3. oledocfarmer says:

    Dear Msgr-to-Be Z.:

    How about this thought: my understanding is that St John Paul II’s Will established the rules for succeeding Conclaves, and these rules had not been altered by Benedict XVI. The rules reprobated any pre-Conclave lobbying-for-votes and imposed automatic excommunication on anyone who engaged in pre-Conclave lobbying.

    A reasonable person could conclude — particularly in light of the later-revealed machinations of the St Gallen Mafia — that Cdl Bergoglio engaged in pre-Conclave lobbying. If so he would have entered the Conclave excommunicated.

    If excommunicated, could his election be valid? One would think an excommunication would disqualify him, but….you’re the Canon Lawyer!

  4. Rob83 says:

    The question of whether a new conclave is called or not after the death of either man is not actually relevant to the issue of who is the pope now. The Cardinals gathered after the death of anti-pope Anacletus II to seemingly elect Victor IV, but that conclave was void.

    A grave concern is that attending the pope’s liturgical services should not be an occasion of blasphemous or idolatrous worship. It is hard to think of the infamous bowl being present on the altar of St. Peter’s in 2019 as not being that.

    We are in an unusual period right now. Benedict is alive, is still using some symbols of the office, and still lives in the Vatican. Francis has eschewed some symbols and titles of the office, besides causing a lot of people to wonder what exactly papal infallibility is supposed to protect against if he is the real pope.

    Eventually, time resolves the matter. The claims that John XXIII or Paul VI were not valid popes were rendered definitively impossible when there were no longer any Cardinals from those conclaves able to vote for a new pope.

  5. LeeGilbert says:

    Since the reality is looming ever larger we should be clear that the word is pronounced sism, as in scissors, not skism as in skeptical. In all charity, is it not a schismatic act even to ask the question, “Who is the real pope?” For myself, here and elsewhere I have promoted the prayer, “May another take his office,” which while a very scary thing to do seems ultimately less divisive, particularly if successful.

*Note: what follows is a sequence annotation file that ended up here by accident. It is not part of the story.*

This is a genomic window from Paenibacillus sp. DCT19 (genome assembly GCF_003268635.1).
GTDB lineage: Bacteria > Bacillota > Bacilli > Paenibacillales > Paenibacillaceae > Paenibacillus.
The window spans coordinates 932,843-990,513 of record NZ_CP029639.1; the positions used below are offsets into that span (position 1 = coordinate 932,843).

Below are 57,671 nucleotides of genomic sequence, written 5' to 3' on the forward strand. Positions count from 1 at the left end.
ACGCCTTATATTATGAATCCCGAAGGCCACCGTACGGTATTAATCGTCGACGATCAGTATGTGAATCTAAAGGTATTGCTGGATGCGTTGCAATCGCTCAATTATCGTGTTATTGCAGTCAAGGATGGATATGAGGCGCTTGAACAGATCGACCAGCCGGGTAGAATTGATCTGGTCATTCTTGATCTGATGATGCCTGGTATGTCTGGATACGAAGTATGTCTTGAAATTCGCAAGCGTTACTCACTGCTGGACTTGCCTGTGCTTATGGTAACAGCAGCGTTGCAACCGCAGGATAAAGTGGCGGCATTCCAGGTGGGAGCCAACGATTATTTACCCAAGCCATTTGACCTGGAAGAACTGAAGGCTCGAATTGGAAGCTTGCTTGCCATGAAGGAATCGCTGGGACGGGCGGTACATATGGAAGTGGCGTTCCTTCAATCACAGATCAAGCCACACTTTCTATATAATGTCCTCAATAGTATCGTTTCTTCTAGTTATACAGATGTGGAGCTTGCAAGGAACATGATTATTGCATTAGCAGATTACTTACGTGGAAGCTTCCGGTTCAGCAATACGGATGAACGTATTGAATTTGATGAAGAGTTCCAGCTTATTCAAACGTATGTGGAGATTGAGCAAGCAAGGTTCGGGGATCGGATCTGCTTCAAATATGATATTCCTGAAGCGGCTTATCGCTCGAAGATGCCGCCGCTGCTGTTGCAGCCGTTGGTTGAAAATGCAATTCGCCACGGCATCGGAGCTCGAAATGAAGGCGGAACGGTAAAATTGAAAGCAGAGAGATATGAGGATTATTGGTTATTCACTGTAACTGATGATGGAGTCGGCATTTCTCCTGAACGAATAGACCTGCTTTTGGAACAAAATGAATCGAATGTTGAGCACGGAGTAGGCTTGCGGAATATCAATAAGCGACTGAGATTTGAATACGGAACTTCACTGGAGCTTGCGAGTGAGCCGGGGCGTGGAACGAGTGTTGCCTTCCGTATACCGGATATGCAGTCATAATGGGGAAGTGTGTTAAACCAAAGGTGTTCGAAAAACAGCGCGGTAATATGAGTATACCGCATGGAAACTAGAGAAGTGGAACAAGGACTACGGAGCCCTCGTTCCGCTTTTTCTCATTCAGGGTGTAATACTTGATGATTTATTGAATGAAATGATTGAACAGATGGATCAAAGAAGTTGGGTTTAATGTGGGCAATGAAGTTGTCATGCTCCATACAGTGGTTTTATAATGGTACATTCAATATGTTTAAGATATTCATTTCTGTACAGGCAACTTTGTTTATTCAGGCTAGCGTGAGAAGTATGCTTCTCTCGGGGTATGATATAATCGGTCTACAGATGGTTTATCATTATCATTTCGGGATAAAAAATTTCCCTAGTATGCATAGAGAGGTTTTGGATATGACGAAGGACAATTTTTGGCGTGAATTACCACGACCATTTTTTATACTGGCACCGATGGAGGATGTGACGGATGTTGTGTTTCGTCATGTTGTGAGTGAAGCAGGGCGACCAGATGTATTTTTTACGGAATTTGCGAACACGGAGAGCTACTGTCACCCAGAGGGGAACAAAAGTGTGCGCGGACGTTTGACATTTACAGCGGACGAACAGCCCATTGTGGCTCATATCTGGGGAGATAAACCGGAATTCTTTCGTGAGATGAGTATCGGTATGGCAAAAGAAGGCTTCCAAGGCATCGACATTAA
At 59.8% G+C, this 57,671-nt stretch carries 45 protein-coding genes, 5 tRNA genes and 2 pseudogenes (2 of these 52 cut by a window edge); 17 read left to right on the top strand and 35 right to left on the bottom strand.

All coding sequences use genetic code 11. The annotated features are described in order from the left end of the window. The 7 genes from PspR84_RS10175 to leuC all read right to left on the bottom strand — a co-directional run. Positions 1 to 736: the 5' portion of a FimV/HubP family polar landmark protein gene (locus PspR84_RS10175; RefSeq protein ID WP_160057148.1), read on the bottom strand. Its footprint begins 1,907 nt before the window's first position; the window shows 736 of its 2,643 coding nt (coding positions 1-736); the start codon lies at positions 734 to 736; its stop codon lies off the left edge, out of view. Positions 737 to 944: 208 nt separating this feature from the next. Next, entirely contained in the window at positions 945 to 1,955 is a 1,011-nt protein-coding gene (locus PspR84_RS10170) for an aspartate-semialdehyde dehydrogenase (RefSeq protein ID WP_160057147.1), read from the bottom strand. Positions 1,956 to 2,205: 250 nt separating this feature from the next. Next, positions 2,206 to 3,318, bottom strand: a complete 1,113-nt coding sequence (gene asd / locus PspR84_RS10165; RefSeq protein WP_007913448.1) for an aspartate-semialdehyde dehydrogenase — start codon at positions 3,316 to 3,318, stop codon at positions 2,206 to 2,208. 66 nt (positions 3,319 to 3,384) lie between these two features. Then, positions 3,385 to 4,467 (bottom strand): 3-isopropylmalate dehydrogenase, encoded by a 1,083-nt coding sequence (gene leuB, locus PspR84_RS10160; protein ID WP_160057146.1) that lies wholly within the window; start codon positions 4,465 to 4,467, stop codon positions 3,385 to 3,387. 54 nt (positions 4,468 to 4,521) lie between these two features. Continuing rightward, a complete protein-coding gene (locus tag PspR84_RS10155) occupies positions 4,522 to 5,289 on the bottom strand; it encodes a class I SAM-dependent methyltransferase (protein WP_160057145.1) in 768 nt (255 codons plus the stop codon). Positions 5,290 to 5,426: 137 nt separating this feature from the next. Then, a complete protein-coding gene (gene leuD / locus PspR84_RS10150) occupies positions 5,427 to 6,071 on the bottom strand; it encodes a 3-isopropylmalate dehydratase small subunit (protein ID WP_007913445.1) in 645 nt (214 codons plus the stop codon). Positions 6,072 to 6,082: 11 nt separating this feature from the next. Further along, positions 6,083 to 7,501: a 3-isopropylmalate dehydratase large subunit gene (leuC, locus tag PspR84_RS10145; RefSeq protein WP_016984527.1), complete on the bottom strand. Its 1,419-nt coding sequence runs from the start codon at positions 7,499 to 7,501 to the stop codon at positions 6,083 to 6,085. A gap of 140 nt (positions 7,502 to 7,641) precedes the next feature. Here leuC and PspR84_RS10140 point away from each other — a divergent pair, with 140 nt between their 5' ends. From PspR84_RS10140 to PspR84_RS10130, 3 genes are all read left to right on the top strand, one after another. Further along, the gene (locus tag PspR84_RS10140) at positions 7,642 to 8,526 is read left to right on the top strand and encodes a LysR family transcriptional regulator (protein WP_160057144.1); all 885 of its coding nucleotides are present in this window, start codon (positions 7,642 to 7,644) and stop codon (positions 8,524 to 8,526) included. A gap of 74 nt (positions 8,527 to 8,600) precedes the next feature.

Suppose, for example, that a sizeable number of Catholics follow Ann Barnhardt into schism, when Pope Bergoglio dies she and they would say that all of his acts as pope were invalid, including his creation of cardinals. Under that view Cardinals Cupich, Tobin etc etc would not be valid electors, and the decision of the conclave would be also be invalid.

    [Re Ann Barnhardt what is to schism as heresiarch is to heresy, the feminine form?]

    Upset with the election of Pope Francis II, Cardinals Sarah, Burke, etc may well withdraw to San Eugenio and elect Pius XIII. Suddenly we are back to 1378 and a second, Greater Occidental Schism.

    What is so weird is the analogy with our political situation in the United States. For myself I cannot bring myself to say “President Biden.” We did not elect him, and the same prayer seems eminently justified.

    Honestly, in either case I cannot see anything wrong with its fervent use. It is not, to be clear, asking for anyone’s death, but rather that the office simply be taken by another. however the Lord chooses to do it.

    It is of course a prayer for private use, not to be said after every psalm, but perhaps at the end of every office, or at the end of the day. As a private Mass intention for priest or people, how would it be sinful?

    In my view, it is ludicrous to think that we can think or argue our way out of this situation. We emphatically need divine intervention both ecclesiastically and politically, for in both situations we have an intolerable crisis of legitimacy.

    “How long, O Lord? Will you utterly forsake us? “

  6. Rod Halvorsen says:

    “…observe whatever they tell you, but not what they do; for they preach, but do not practice.”…

    I have pondered this passage many a time during the last 8 years. The problem facing us today is not that the leadership is hypocritically telling us to do what they say, not what they do, nor is it that they are telling us right and good things to do that they themselves are simply avoiding. The problem is that they are telling us to do AS they do; in short, to effectively reject the past teaching and practice of the Church in favor of novelties which represent, spawn and foster a rupture with the past consistent teaching of the Church.

    To that conundrum I feel we are best served with another passage of Scripture voiced by none other than the first Pope who when confronted with such a dilemma as ours today responded:

    “We ought to obey God, rather than men”.

  7. PRJ says:

    If Pope Francis is truly the Supreme Pontiff then (obviously) we owe him our obedience in relation to those matters within the scope of his authority. If Pope Emeritus Benedict is still the true Supreme Pontiff, then out of obedience to the Supreme Pontiff we should obey his legate: the current Bishop of Rome.

  8. TonyO says:

    Fr. Z’s comments are very balanced, as usual. Which is one of the things I love about Fr. Z and his web pastoral work. He is serving the cause of truth – which is always connected to Him who is Truth.

    It is fair to point out that for most of us, for most of our days, we don’t need to know who is pope (if anyone – maybe there IS NO POPE?) But it can indeed matter in point of concrete decisions for some. For example, if you are called to serve on a jury for a (potential) death penalty case, you might want to know whether a Pope Francis changed the Catechism, or some Argentine bishop “changed” the catechism.